There are still risks

While these platforms limit some of the risks associated with poor information, they still don’t reduce other inherent risks associated with project funding. For instance, despite best intentions, the project itself may turn out to be less effective than one imagines or the local government/society may block the project. Essentially, charitable investments are exposed not just to risks beyond the receivers’ intentions, abilities and credentials, but also to uncontrollable external factors.

One approach is reducing risks and then diversifying them away: investing in a portfolio of charitable donations rather than putting all the money into one investment, for example. Essentially, this functions as a managed fund (like a hedge fund or a mutual fund) where an entity would collect donations from many donors and part-invest into various projects. The “fund manager” can determine the allocation of funds based on project performance and donor criterion. Such a portfolio of charitable investments would be less risky than any one donation in terms of its social impact. Further, just as there are funds for different investment strategies; one may have funds for different social objectives; however, it’s not clear if any organisation is doing this systematically.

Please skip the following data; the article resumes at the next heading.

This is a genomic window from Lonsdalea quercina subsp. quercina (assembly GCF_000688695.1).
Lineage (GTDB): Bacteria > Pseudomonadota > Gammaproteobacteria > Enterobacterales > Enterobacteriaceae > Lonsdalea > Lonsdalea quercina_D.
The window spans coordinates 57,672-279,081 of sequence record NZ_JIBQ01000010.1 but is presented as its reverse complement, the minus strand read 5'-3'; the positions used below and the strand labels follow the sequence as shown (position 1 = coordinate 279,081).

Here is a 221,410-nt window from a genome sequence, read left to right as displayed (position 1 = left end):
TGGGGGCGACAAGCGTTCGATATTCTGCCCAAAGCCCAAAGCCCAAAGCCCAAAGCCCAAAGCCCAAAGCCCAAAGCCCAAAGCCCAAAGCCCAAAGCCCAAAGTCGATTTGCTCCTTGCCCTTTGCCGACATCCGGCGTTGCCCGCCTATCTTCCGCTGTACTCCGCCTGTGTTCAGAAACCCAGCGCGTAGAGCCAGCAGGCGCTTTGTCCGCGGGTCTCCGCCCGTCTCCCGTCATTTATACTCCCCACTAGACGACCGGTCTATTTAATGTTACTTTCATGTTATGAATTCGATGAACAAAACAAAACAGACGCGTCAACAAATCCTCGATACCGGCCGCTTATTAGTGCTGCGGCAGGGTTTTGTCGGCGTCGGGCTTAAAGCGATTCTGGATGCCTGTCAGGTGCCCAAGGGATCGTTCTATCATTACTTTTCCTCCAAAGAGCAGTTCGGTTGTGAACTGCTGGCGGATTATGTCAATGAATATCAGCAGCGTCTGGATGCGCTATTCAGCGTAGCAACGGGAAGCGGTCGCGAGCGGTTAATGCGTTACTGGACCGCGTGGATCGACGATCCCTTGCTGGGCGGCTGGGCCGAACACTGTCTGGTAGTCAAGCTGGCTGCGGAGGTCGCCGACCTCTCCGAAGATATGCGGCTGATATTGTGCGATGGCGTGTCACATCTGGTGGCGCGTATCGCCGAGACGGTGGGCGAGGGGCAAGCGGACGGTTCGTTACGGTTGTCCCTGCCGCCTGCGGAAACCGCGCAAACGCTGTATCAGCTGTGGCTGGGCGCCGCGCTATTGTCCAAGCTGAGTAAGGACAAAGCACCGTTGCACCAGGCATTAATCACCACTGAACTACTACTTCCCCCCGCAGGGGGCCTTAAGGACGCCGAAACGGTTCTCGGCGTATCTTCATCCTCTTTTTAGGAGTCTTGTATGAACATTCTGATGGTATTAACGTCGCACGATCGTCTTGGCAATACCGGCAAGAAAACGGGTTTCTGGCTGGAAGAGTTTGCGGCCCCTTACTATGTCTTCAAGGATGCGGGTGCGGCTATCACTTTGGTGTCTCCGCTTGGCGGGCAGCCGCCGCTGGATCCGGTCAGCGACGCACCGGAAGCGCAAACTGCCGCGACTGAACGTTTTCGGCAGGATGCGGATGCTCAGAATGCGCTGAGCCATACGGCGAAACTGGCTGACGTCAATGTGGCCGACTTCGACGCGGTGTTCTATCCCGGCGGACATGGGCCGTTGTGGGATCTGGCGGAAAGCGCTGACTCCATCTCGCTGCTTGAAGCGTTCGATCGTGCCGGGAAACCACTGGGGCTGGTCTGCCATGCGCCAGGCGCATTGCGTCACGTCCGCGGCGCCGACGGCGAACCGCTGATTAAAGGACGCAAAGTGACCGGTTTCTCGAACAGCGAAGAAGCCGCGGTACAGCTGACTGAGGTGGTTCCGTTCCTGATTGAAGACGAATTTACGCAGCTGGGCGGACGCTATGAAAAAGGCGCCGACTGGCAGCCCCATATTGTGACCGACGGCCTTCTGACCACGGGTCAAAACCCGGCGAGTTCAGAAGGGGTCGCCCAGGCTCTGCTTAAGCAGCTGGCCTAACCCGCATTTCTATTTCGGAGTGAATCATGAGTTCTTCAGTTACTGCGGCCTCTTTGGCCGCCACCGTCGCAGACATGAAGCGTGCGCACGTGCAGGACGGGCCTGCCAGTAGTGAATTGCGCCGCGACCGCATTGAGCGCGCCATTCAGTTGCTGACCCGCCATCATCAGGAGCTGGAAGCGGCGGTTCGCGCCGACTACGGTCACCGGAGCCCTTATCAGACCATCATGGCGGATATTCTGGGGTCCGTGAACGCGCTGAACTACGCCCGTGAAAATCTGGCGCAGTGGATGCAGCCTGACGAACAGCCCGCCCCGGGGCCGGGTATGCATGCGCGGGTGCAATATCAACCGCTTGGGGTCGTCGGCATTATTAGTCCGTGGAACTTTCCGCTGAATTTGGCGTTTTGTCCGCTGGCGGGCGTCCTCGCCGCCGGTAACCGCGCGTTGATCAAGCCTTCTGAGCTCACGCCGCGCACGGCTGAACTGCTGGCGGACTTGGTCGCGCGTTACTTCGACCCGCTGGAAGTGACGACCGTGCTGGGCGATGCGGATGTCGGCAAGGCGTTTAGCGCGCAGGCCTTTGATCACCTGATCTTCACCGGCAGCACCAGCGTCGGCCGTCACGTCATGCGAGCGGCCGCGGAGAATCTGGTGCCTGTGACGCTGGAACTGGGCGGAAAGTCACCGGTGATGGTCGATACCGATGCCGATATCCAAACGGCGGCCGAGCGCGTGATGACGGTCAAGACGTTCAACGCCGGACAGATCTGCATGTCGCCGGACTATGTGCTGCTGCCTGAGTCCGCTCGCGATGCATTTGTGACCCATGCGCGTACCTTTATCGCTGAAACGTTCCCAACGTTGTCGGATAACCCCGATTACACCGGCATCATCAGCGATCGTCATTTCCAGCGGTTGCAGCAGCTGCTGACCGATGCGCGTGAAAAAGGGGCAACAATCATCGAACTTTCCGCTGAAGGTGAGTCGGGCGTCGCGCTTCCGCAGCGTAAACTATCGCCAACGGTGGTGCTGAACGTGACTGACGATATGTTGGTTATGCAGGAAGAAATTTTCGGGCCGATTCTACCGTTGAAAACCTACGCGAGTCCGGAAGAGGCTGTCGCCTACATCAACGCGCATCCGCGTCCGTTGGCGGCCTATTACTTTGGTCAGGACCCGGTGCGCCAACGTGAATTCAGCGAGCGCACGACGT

Renaissance innovation

The example illustrates how one can apply innovation techniques to generate new game-changing ideas—it’s what we term “renaissance innovation”. The ideas of renaissance innovation—innovation by reinventing the economic systems, business models or operating models of an industry—apply broadly. Michael Dell, for instance, decided that it was better to start assembling computers on order, rather than in advance of orders. Amancio Ortega felt that when it comes to fashion apparel, speed and responsiveness to the latest trends was much more important than keeping costs low. Each represented a different operating model for the industry and companies they started - Dell Computers and Zara - and used the strength of this different operating model to become industry leaders and forever transformed their respective industries.

Their learning applies to for-profits, non-profits, to the private sector and to the public sector all the same and serves as a strong tool for individual, corporate and social entrepreneurs. In fact we believe some of the greatest problems that the world faces today might be better solved by reinventing the economic systems and business models rather than hope for technological miracles.

Karan Girotra is an assistant professor of technology and operations management at INSEAD. This article was adapted from The Renaissance Innovator, a blog about renaissance innovation, authored by Karan Girotra and INSEAD professor Serguei Netessine.